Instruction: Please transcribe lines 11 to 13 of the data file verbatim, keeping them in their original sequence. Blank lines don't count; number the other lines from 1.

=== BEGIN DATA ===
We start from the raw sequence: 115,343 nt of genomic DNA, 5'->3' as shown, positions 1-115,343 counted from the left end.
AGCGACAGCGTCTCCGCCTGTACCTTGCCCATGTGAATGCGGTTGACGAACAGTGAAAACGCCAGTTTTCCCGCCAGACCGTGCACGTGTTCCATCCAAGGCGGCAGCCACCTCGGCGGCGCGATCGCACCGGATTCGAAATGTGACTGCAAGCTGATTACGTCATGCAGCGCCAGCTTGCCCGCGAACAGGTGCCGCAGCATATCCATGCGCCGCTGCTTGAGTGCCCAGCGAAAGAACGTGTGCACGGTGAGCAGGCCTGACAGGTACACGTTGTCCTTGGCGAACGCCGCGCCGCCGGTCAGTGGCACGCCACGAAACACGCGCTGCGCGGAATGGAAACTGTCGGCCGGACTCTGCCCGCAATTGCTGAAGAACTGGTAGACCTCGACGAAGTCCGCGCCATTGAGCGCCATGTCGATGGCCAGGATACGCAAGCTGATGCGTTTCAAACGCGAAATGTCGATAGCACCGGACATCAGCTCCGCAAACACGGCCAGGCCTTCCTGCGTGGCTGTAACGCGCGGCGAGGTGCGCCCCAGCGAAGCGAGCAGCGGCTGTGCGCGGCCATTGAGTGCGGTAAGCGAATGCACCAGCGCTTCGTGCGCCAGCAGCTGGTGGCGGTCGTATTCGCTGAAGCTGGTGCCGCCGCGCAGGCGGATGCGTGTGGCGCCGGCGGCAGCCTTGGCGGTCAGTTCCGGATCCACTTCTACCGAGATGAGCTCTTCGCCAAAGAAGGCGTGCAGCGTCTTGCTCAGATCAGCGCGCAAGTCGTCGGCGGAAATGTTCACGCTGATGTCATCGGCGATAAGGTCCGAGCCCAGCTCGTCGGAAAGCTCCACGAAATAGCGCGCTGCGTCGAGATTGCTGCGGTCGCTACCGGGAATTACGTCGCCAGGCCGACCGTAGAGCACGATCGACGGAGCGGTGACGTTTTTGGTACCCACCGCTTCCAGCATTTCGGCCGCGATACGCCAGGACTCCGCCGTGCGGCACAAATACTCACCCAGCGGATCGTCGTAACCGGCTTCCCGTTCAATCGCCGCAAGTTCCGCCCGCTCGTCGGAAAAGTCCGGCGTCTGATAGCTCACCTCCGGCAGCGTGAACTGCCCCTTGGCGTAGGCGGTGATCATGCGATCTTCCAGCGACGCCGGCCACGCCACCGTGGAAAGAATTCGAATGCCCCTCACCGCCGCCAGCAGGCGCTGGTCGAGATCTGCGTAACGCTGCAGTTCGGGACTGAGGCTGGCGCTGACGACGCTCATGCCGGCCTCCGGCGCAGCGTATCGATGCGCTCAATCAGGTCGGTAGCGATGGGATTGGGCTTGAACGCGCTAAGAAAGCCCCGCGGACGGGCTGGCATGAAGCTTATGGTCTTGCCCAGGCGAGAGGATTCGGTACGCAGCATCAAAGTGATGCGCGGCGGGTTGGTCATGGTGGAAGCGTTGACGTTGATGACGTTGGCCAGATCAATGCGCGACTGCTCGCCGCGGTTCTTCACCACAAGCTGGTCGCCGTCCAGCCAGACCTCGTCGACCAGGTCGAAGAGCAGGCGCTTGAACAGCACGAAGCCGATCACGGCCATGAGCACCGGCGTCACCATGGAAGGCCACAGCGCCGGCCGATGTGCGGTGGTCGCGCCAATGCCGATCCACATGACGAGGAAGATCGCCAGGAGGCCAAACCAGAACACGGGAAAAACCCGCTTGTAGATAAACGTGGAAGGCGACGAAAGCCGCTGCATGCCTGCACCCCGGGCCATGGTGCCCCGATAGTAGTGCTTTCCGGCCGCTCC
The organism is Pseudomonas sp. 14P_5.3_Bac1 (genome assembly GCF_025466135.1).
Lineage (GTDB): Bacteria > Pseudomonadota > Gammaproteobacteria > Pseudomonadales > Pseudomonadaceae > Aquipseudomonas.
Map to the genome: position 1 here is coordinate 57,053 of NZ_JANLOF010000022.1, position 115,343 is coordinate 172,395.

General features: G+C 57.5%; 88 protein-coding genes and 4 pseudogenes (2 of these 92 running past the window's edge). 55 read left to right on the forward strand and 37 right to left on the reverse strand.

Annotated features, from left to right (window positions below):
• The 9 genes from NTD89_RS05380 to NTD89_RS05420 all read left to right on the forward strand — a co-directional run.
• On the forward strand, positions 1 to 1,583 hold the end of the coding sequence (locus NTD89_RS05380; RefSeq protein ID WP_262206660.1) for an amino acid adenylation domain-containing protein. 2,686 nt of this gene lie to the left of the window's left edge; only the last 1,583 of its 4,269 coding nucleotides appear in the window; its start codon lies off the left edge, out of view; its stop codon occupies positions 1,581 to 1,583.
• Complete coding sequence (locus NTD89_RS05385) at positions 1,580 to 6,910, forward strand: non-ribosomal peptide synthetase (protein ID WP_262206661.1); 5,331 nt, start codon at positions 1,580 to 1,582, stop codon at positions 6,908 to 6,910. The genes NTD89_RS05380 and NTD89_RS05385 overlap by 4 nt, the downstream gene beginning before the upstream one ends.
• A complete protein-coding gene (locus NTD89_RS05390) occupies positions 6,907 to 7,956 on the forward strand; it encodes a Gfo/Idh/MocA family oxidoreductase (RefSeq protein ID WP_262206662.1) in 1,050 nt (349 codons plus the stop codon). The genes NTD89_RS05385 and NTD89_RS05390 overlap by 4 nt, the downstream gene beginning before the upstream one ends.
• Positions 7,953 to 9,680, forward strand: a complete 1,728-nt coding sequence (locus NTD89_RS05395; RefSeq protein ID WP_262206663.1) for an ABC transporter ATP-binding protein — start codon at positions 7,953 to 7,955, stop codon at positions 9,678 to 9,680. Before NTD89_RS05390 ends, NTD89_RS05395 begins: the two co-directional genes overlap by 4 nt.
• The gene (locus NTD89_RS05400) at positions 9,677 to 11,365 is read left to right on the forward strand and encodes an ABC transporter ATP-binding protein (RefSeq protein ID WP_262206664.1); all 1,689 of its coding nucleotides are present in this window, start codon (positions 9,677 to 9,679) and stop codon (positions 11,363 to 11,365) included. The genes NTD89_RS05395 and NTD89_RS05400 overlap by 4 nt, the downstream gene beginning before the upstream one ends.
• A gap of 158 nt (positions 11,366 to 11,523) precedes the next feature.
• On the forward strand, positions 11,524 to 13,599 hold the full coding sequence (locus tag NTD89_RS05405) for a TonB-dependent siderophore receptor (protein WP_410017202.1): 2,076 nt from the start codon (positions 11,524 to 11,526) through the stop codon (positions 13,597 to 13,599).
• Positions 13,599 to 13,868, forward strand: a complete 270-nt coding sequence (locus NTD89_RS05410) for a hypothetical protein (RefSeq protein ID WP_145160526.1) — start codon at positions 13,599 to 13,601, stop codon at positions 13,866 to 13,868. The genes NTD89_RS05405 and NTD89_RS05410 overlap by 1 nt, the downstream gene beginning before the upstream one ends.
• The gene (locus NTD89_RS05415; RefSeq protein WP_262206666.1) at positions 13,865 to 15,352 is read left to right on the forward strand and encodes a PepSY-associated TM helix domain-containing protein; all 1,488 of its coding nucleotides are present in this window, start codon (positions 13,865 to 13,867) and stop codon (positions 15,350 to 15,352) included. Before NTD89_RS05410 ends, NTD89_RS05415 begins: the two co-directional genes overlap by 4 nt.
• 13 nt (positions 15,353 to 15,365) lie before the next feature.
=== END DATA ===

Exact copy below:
• A complete protein-coding gene (locus NTD89_RS05390) occupies positions 6,907 to 7,956 on the forward strand; it encodes a Gfo/Idh/MocA family oxidoreductase (RefSeq protein ID WP_262206662.1) in 1,050 nt (349 codons plus the stop codon). The genes NTD89_RS05385 and NTD89_RS05390 overlap by 4 nt, the downstream gene beginning before the upstream one ends.
• Positions 7,953 to 9,680, forward strand: a complete 1,728-nt coding sequence (locus NTD89_RS05395; RefSeq protein ID WP_262206663.1) for an ABC transporter ATP-binding protein — start codon at positions 7,953 to 7,955, stop codon at positions 9,678 to 9,680. Before NTD89_RS05390 ends, NTD89_RS05395 begins: the two co-directional genes overlap by 4 nt.
• The gene (locus NTD89_RS05400) at positions 9,677 to 11,365 is read left to right on the forward strand and encodes an ABC transporter ATP-binding protein (RefSeq protein ID WP_262206664.1); all 1,689 of its coding nucleotides are present in this window, start codon (positions 9,677 to 9,679) and stop codon (positions 11,363 to 11,365) included. The genes NTD89_RS05395 and NTD89_RS05400 overlap by 4 nt, the downstream gene beginning before the upstream one ends.